Giving from a Mahayana Perspective

The Mahayana teachings expand the practice of giving (generosity) in several ways. They introduce the concept of the six paramitas, with generosity being the first paramita for someone aspiring to follow the Bodhisattva path.

Mahayana teachings emphasise the emptiness and non-attachment of giving. They teach that giving should be done without any notion of self, other, giver, recipient, or gift. These are all conventional and relative terms, which do not capture the ultimate reality of emptiness. 

Emptiness means that all phenomena are interdependent, impermanent, and devoid of inherent existence. 

For instance, if we have donated a computer to a charity, there is no need for us to hold on to the idea that “I have donated a computer”, “the computer was mine”, “the charity is indebted to me because of my donation” or “I will be checking every day for the next three years to make sure the charity is putting MY computer to good use”, etc. 

We simply acknowledge that the computer is useful for the charity, and I have the resources to give a computer, thus while there is the act of giving, with no attachment to the giving, the giver and the beneficiary. 

It is simply the play of emptiness wisdom and compassion at work. In this way, giving is practised with the awareness of emptiness, which is the true nature of all things.

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Emptiness as the ultimate gift

One of the most famous Buddhist saints who talked about the emptiness nature of generosity was Shantideva, an 8th-century Indian monk and scholar. He composed a famous text called the The Way of the Bodhisattva (TWB), a comprehensive and practical manual on cultivating the six paramitas, including giving. 

In chapter eight, Shantideva explains how the spirit of generosity is a gift to ourselves and others. He writes:

All the joy the world contains

Has come through wishing happiness for others.

All the misery the world contains

Has come through wanting pleasure for oneself.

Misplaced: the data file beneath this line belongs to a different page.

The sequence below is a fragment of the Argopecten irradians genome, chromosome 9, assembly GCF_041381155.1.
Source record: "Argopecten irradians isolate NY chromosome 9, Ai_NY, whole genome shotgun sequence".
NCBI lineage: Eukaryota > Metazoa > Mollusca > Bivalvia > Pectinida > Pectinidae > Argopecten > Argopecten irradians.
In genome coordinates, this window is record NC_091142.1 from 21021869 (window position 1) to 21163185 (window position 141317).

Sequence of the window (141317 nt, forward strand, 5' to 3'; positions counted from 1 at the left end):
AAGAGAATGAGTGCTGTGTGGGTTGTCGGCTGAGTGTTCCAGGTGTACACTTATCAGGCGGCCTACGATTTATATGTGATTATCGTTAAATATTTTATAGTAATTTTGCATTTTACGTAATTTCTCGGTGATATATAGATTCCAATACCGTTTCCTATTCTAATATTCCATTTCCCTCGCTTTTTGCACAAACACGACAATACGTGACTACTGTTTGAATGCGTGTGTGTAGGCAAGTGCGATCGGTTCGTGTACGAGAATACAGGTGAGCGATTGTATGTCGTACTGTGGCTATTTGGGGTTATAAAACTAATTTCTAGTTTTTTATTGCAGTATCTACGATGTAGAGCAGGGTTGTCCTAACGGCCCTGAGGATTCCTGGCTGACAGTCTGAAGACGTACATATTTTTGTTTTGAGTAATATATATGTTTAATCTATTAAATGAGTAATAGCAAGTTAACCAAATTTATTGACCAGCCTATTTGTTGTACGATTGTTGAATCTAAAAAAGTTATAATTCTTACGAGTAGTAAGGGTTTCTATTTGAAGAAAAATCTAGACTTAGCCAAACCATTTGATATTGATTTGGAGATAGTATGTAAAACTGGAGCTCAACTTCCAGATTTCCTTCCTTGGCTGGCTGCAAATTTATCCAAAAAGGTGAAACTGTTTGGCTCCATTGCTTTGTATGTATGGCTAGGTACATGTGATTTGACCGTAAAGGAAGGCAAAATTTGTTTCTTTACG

(TWB, 8.129)

Moreover, when one realises emptiness nature, one will have received the ultimate gift, understanding that:

Thus there are no entities

And likewise there’s no ceasing of the same.

And therefore beings, each and every one,

Are without origin and never cease.

In ultimate reality there’s no distinguishing

Between the states of sorrow and beyond all sorrow

With things that in this way are empty

What is there to gain and what to lose?

(TWB 9.149,150, 151)

Giving is possible only because of the emptiness of the giver, recipient, and gift. There is no inherent or independent existence in any of these, but only the interdependence of the giver, recipient and gift (recall our computer example previously). 

Therefore, in giving without any attachment, pride, or expectation of reward, but with a pure and compassionate mind, a Buddhist practitioner may try to emulate the way of a Bodhisattva.

The accumulation of wealth and giving it away

If we have spent some effort to accumulate wealth, then giving it away is a wonderful way to observe our relationship with money.

We also learn to appreciate both the useful nature of money and its ephemeral nature.

Ego clinging is a form of ignorance, which is the root cause of suffering. Giving wealth away can help dissolve ego clinging by shifting one’s focus from oneself to others, by recognising the interdependence and equality of all beings, and by expressing gratitude and appreciation for what one has.

With mindfulness, we can also observe if there is any inherent pain or unwillingness when we give away our hard-earned money. If there is discomfort, then we have projected the wealth as “mine” or identify closely with the accumulated money as “my wealth”.

By acquiring our wealth ethically and willingly letting go of what we have, we can experience the freedom and joy of non-attachment, and realise that one’s true nature is not dependent on external conditions.

May we rediscover our relationship with money, and deeply respect both money’s useful nature in supporting our practice and its impermanence and emptiness nature.

Wise Steps:

  1. Mindful consumptions – Noticing Needs vs Wants
  2. Practice generosity in everyday life. Volunteer our time or donate our resources, and notice if any mental afflictions (e.g. greed, pride, etc) accompany our act of generosity

Author: Loh Wei

Blessed with opportunities to pursue his twin loves in life: financial literacy & meditation. As a Singapore Chartered Accountant and a qualified Mindfulness-Based Stress Reduction teacher, he enjoys compounding his spiritual wealth & counting his blessings.